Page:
With his two game-winning goals that helped the Montreal Canadiens upset the Pittsburgh Penguins in the Qualifying Round of the playoffs, Jeff Petry offers some incredible learning points for any amateur hockey player. He’s able to read the play well and always be a passing option for the puck carrier.
He is also able to release the puck with precision and speed once he gets it. Although he is not typically known for his offensive prowess, these skills can be applied in any style of play.
Joining the Rush
In Game 1 of the Qualifying Round, Petry was the hero in overtime after he wired a shot past Matt Murray. The biggest component of this goal was Petry joining in the rush and adding a second layer of attack. Brendan Gallagher enters the zone wide with the puck, joined by Phillip Danault driving the middle lane and Tomas Tatar reading the play on the other half of the ice. A perfect example of a zone entry is tarnished by the Penguins, breaking up Gallagher’s feed to the middle of the ice.
However, in Pittsburgh’s attempt to break up the initial play, all five black and gold jerseys over pursue the puck in an effort to protect the front of the net. Petry makes a great read to pick up the errant puck as part of the second layer and is in a prime scoring area of the ice. Near the hash marks inside the right faceoff circle, Petry pulls the puck around a sliding defenseman, changing the angle of the shot and getting it to the back of the net.
Finding Open Ice
In Game 3 of the Qualifying Round, Petry broke the tie late in the third period, which proved to be the game-winner the Canadiens needed to take a 2-1 series lead. He’s able to exploit Murray’s poor save selection with a perfect shot that finds an opening just big enough for the puck. Before the shot is taken, the Canadiens maintain puck possession in their offensive zone. They enter a high cycle, moving the puck around the top of the right faceoff circle, to disrupt the Penguins defensive zone setup.
Their effectiveness in this play allows the Canadiens to hold onto the puck and change their forwards without sacrificing offensive zone time. With the forwards filtering up and out of the zone for the change, Petry is able to find open ice on the goal line to the right of the net. His defensive partner, Ben Chiarot, snaps him a pass, and his positioning rewards him with the time and space needed to put the puck over Murray’s shoulder.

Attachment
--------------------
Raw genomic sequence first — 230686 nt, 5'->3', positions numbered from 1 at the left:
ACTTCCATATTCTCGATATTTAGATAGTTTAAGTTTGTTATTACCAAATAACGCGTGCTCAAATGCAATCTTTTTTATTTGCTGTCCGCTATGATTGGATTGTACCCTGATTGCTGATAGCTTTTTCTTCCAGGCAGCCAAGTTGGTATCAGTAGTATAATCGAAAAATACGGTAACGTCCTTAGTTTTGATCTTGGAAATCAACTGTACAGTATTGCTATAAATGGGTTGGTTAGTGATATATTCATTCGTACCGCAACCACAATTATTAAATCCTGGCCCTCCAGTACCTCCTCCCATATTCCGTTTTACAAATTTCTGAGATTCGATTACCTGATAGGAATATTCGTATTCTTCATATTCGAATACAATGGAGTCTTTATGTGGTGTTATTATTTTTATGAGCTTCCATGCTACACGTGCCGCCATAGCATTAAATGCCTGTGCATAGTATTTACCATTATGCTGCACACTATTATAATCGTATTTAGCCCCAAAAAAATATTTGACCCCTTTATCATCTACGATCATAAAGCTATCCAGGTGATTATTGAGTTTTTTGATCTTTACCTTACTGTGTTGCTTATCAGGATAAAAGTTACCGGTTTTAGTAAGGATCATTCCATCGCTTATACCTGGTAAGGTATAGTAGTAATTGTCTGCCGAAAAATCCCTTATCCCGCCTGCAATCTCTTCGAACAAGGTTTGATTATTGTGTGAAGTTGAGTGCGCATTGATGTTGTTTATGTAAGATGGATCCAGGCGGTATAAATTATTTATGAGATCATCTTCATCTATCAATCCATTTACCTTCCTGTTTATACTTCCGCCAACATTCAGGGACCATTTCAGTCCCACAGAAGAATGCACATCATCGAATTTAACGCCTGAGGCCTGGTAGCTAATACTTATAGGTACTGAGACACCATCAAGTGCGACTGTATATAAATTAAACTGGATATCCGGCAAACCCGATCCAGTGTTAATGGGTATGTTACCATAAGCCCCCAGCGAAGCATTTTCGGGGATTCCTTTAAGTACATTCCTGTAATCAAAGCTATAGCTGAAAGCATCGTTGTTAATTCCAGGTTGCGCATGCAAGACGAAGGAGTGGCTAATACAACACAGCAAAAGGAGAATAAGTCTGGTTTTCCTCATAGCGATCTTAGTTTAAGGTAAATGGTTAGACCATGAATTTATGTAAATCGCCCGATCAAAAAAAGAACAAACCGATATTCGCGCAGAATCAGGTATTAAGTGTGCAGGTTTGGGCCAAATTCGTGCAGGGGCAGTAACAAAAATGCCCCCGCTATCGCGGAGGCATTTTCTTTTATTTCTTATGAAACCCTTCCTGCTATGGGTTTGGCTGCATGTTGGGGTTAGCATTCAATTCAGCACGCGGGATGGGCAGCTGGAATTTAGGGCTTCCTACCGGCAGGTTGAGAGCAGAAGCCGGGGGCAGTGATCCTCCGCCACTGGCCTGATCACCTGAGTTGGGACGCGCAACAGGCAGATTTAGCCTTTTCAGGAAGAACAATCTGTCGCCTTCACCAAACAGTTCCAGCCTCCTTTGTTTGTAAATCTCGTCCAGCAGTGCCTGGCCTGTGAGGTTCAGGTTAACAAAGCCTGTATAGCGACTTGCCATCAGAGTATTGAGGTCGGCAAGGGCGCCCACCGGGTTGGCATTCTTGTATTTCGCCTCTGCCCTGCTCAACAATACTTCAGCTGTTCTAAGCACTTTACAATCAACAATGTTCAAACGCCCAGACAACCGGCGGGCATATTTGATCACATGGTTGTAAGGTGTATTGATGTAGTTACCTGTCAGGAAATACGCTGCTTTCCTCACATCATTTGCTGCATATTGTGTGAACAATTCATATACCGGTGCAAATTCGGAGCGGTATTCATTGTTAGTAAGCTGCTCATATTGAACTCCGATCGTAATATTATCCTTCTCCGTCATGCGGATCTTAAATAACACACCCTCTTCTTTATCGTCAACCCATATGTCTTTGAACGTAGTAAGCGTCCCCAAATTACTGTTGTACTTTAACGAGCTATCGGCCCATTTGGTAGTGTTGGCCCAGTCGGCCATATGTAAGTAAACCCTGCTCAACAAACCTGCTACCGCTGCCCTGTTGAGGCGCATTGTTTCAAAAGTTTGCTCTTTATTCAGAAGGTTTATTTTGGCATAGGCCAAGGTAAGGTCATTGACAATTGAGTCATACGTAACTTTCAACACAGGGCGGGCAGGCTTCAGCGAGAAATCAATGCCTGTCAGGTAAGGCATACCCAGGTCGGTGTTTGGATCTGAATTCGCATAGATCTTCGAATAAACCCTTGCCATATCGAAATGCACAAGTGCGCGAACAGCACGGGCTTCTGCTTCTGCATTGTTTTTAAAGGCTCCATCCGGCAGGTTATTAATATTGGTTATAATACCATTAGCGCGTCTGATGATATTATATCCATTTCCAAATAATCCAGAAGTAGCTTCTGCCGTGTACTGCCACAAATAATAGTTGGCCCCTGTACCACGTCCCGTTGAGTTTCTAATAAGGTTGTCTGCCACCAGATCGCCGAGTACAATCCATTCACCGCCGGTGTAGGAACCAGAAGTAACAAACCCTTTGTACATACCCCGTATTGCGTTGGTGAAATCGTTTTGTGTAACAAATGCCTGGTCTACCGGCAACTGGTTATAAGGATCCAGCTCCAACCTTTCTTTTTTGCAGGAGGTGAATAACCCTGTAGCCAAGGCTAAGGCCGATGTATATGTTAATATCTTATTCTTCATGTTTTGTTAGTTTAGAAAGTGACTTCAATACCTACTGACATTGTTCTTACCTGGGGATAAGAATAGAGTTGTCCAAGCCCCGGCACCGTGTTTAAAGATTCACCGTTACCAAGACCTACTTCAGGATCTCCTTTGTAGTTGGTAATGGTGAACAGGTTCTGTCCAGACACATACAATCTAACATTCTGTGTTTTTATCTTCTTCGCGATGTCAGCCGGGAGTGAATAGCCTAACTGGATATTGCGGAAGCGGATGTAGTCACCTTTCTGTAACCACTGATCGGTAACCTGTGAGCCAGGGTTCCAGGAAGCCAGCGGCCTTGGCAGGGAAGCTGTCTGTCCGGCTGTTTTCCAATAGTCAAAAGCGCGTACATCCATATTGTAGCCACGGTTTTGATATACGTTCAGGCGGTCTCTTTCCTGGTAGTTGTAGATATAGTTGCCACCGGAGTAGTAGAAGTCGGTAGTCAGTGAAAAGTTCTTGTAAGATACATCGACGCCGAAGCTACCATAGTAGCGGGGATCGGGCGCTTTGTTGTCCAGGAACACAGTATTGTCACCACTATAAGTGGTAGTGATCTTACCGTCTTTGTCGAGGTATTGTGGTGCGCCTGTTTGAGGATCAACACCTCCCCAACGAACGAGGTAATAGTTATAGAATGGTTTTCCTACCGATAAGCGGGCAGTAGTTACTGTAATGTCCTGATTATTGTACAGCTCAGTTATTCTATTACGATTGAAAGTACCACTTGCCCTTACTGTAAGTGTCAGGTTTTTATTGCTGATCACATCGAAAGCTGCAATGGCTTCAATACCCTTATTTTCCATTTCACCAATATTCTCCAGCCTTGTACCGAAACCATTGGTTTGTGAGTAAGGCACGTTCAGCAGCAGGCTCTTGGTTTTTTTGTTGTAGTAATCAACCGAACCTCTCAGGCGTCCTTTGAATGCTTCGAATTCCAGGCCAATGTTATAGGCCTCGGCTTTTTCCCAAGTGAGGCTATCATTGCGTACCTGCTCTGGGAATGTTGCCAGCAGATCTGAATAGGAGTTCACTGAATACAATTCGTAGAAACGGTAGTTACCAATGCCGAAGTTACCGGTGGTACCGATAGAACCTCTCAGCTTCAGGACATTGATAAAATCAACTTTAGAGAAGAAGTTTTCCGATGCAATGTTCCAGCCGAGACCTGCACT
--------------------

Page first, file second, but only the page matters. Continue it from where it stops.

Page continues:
Both goals are easy to get excited about; Petry snipes the puck in the Stanley Cup playoffs to give his team the win. There are two key learning points we can absorb from these goals, with the first being how Petry shoots the puck. Petry pulls the puck and gets the first shot through traffic and the goaltender, which is no common feat.
Players can practice this type of shot by having their feet facing the net and shoot while changing the angle. In this instance, it would be pulling the puck in towards you to get the shot around an obstacle. The second shot displays incredible accuracy, which players can practice by picking spots in the net to hit and repeatedly hitting them.
The second key learning point is what often gets lost in the highlight reel, which are the reads that Petry makes on both plays that lead to the goals. When on the ice, a player must assess the play and make these decisions in real-time. Joining the rush and finding open ice are often referred to as Hockey IQ. This can be practiced and developed by making decisions within small area games or game-situation drills.
The key is to make these decisions intentionally and also learn how to play after these decisions are made. If the decision is a mistake in an instance similar to these two goals, the player will have to make an adjustment to get back into the play and work to get back on the defensive side of the puck. If the decisions made benefit the player and a goal is scored, then he or she can be a timely goal scorer like Petry.
Skill and Goalie Development Coach looking to share knowledge of the trends and transferable skills going on in the NHL that can apply to anyone’s game.